From Hwy. 123 Falls, I got back in the car and drove further up Highway 123. I think this might be one of the prettier drives in the state, especially when you can catch it after a rain. The creeks along the road were overflowing after the recent rains, and water tumbled down the hillsides. I stopped the car and followed a bumpy and rocky dirt road that ran parallel to a small creek. It was a typical Ozark stream, with cascades full of rain water. I stopped to get a few pictures of the roots of this tree, clinging on for dear life.
I got back on the highway and drove past the Haw Creek Falls campground, which was closed (for the season?). But I went just down the road and parked, and went out to see Haw Creek. The water was up, I don't think I've ever seen the creek with this much water.
For a comparison, here is this same spot taken during the Spring:
There is an old tree growing along the creek, with some weathered old roots that stretch out over the water.
The rock in the creek, which is just barely peeking up from the water, is usually a bit more prominent. Here's another shot taken in the spring when you can see it a bit better...
Conveniently, I was right next to the trail to one of the neater waterfalls in the state. Pam's Grotto Falls can be reached by a short (but steep) trail that starts across the road from the creek. This is the view of the creek that the waterfall is on, taken at the beginning of the hike. This area has a lot of beech trees, which add a bit of color to the drab winter landscape.
The trail to Pam's Grotto starts off with a steep climb up a hillside. I slowly made it to the top and then had a bizarre encounter along the trail. I hesitated telling this story, since the other person involved is a photographer. But I won't use any names, just in case the person involved reads this (and if you are, hi!). I won't get into the full details of the story, but I'll just say that if you need to go to the bathroom when out hiking you should probably be sure and go away from the trail where people are hiking. Especially if you're going a #2. It's incredibly awkward for the person who is walking along the trail while you are trying to finish your business.....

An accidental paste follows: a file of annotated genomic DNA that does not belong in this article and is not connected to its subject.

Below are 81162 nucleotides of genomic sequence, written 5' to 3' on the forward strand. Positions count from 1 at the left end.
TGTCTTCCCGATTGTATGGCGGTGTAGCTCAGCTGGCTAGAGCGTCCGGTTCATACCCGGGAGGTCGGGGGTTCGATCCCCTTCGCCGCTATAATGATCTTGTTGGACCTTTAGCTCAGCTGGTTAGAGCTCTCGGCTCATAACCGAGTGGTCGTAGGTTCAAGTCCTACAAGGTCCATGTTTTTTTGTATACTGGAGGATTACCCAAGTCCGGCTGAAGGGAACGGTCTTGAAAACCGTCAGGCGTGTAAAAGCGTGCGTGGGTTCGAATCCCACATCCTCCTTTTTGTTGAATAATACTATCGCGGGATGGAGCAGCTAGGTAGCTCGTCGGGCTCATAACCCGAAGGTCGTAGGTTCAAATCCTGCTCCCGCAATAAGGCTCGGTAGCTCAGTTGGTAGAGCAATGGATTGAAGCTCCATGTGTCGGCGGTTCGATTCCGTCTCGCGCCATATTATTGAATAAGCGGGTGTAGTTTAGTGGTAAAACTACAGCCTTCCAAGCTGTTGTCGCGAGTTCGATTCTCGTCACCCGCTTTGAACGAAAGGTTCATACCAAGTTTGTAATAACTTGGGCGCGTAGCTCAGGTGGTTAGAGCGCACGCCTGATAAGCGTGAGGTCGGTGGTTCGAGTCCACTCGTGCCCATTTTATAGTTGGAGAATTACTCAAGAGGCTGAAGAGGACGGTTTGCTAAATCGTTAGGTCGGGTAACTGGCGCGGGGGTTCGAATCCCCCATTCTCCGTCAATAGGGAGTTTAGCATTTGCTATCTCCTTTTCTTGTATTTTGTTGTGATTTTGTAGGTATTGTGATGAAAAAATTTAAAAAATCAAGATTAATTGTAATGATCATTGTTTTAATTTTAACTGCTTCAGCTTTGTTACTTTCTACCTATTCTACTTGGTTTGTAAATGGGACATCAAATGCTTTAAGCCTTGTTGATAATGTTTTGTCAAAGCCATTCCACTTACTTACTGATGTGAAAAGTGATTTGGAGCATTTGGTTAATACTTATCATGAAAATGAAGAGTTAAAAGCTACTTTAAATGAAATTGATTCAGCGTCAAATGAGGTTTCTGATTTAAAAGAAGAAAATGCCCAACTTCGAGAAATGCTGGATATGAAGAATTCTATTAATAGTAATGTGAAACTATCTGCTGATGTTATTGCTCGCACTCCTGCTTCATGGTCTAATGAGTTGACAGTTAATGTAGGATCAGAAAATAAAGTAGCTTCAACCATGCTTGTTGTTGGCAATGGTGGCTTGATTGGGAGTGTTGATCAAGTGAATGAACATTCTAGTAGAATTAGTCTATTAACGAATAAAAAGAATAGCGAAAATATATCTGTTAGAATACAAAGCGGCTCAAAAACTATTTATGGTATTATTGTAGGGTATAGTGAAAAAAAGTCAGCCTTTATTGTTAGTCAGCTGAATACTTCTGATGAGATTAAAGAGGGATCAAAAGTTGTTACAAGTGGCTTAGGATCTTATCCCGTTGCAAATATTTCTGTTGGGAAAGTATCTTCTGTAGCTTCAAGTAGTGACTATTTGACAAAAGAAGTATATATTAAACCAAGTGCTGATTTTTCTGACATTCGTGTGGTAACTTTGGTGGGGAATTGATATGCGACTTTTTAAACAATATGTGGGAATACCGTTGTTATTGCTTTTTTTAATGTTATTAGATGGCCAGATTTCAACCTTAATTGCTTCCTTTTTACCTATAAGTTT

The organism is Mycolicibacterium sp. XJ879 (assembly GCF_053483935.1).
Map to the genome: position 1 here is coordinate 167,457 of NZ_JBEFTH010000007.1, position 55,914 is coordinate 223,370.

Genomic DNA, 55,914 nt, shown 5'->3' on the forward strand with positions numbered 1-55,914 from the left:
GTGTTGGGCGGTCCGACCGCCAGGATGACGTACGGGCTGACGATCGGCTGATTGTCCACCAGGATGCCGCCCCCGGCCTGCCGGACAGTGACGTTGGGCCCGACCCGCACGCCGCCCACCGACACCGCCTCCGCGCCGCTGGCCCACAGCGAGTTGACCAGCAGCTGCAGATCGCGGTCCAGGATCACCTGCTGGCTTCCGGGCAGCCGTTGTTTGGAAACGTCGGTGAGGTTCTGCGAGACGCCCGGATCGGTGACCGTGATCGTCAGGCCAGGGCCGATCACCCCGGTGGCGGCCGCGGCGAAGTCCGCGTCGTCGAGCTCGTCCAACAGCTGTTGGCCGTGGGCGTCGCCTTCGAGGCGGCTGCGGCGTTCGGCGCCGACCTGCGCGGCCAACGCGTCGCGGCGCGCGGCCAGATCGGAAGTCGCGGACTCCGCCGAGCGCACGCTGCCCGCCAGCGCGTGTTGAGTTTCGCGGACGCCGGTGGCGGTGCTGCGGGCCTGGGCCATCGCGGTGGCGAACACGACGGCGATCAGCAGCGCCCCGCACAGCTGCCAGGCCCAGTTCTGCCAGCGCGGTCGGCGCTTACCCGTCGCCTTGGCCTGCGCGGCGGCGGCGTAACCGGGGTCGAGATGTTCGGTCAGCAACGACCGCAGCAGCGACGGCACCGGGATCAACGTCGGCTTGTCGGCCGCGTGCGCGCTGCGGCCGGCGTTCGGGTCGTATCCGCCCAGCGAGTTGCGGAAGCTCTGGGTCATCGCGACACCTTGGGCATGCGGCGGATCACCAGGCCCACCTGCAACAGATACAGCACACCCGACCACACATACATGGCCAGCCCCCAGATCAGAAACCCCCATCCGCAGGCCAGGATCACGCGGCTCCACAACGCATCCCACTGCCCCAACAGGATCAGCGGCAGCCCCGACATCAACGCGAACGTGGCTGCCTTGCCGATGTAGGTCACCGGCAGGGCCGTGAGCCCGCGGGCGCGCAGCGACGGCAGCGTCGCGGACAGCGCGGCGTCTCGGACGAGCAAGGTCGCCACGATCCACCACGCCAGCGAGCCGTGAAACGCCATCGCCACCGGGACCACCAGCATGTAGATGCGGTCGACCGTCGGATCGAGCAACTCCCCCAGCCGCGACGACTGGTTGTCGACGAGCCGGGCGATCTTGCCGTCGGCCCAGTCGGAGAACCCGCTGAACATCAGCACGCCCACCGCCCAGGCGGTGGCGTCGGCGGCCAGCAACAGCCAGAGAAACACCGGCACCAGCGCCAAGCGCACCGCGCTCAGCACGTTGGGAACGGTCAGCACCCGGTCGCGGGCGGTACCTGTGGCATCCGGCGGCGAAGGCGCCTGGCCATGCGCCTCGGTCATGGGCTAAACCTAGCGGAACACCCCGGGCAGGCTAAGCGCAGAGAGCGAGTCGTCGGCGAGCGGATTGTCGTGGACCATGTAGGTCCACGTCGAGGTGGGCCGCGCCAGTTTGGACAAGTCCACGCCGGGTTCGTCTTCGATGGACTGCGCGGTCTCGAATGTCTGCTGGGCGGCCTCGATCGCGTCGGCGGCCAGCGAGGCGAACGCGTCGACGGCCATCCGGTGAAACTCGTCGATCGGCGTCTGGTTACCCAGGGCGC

So anyways, the trail to the waterfall is short. After the steep climb up the hill, the trail runs along a bluff line. After a steep scramble down the hillside, you then make it to the falls.
The falls are only 37 feet tall, but they drop into a spectacular grotto. Huge boulders have fallen from the roof of the grotto and now guard the falls like sentinels.
This was taken along the creek, downstream from the waterfall. The rocks and boulders along the creek were covered with moss.
I made sure to watch my step as I headed back down the trail towards my car. I drove just a bit further down Hwy. 123 and passed by the very small town of Fort Douglas. It probably doesn't even qualify as a town anymore, since it's really just a cemetery and an old abandoned school.
I tried to look online to see some more info about this building, but didn't have much luck. And although it's empty, the building is still in pretty good shape considering it's exposed to the elements.
I headed further east and crossed over the old bridge over Big Piney Creek. The bridge was built in 1931, and is still in use despite the fact that it's only one lane.
I made one last stop before heading home - this is the road that follows along Big Piney Creek and also into the Hurricane Wilderness.